While section 1547(b) of the Vehicle Code provides that the two procedures are for independent purposes, the first for criminal prosecution and the second for civil purposes (suspension of license), such independence of purpose would not justify a second test to meet the requirement of reasonableness where one test would suffice. The sole purpose for the second test (suspension of license) was to enhance that possibility. The reasonableness of this search should not depend on the proceeding involved. The circumstances are such that the second request for the breath test is unreasonable.

NOTES

[1] Our scope of review is limited to a determination of whether the findings of fact are supported by competent evidence, errors of law have been committed or whether the common pleas court's decision demonstrates a manifest abuse of discretion. Waldspurger v. Commonwealth, 103 Pa. Commonwealth Ct. 148, 520 A.2d 83 (1987).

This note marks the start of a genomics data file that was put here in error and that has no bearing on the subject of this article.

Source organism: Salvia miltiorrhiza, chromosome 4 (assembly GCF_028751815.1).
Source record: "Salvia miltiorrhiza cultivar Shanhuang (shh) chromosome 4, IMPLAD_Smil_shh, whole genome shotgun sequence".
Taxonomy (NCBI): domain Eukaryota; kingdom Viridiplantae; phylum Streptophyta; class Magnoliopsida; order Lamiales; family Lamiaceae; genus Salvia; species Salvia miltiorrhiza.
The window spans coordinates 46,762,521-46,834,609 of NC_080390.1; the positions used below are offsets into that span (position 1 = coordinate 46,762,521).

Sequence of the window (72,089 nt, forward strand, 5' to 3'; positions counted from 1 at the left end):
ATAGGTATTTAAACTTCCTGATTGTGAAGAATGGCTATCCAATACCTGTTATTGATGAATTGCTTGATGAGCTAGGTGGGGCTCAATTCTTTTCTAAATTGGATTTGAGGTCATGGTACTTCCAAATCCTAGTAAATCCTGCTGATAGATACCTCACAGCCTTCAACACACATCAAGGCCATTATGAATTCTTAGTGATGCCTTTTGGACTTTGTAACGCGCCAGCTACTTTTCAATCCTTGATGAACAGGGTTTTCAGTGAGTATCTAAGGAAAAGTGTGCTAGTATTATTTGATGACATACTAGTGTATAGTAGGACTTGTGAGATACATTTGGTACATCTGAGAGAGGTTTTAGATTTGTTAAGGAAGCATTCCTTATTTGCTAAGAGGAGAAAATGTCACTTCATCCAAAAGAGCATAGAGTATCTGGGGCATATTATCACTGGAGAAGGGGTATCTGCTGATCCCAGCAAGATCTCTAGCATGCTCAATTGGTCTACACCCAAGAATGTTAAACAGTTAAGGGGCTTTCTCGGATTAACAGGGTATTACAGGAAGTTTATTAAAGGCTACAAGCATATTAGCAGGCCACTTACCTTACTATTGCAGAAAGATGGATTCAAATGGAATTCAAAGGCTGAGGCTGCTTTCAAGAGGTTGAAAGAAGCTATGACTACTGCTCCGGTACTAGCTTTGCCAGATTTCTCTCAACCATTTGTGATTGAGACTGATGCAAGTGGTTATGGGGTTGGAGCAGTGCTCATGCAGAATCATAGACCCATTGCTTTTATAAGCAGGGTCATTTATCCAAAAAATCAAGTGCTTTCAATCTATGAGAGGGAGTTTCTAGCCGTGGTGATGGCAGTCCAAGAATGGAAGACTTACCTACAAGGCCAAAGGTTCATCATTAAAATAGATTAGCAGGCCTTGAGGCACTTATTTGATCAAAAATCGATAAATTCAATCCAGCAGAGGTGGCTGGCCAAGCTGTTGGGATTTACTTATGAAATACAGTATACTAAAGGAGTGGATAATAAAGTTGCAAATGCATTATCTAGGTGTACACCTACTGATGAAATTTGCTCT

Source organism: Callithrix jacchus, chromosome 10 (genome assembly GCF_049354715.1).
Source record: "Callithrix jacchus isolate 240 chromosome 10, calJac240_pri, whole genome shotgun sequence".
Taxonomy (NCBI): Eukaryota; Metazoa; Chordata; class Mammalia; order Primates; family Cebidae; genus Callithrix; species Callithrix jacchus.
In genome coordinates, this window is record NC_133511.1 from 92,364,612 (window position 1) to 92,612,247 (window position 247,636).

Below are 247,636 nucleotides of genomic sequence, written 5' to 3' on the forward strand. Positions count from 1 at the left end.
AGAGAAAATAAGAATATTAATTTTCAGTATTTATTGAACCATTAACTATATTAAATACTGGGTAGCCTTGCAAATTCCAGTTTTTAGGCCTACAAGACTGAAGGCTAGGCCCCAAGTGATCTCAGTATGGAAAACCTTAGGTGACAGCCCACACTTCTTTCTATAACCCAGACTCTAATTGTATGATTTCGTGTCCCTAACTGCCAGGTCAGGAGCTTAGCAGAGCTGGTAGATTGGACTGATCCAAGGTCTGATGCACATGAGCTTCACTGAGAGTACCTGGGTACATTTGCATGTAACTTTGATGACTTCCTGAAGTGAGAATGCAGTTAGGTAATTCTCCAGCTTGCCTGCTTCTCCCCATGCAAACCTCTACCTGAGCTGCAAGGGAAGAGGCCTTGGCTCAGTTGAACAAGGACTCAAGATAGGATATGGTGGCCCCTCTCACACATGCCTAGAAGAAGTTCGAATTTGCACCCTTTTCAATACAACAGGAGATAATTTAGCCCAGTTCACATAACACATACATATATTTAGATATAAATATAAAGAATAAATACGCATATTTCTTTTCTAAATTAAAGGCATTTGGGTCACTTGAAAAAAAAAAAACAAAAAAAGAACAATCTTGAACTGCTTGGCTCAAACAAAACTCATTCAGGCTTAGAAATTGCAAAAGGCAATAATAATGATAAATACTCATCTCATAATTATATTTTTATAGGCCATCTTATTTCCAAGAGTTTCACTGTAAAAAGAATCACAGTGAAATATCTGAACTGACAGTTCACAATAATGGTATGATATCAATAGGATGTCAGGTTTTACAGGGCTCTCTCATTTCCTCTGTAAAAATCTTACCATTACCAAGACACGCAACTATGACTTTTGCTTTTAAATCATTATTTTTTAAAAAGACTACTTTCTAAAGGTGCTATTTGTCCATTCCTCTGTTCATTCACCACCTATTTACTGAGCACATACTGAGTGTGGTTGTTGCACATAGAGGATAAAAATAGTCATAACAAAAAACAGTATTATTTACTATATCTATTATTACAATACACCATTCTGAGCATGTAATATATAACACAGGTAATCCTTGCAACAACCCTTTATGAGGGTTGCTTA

[2] This regulation was promulgated pursuant to section 1547(c) of the Vehicle Code, 75 Pa. C. S. §1547(c), entitled "test results admissible in evidence."

[3] We note that Appellant does not contend that Officer McCue did not have "reasonable suspicion to believe [she was] driving or in actual physical control of the movement of a motor vehicle while under the influence of alcohol ...," which section 1547(k) of the Vehicle Code makes a prerequisite for requesting a preliminary breath test, and this opinion does not address that issue.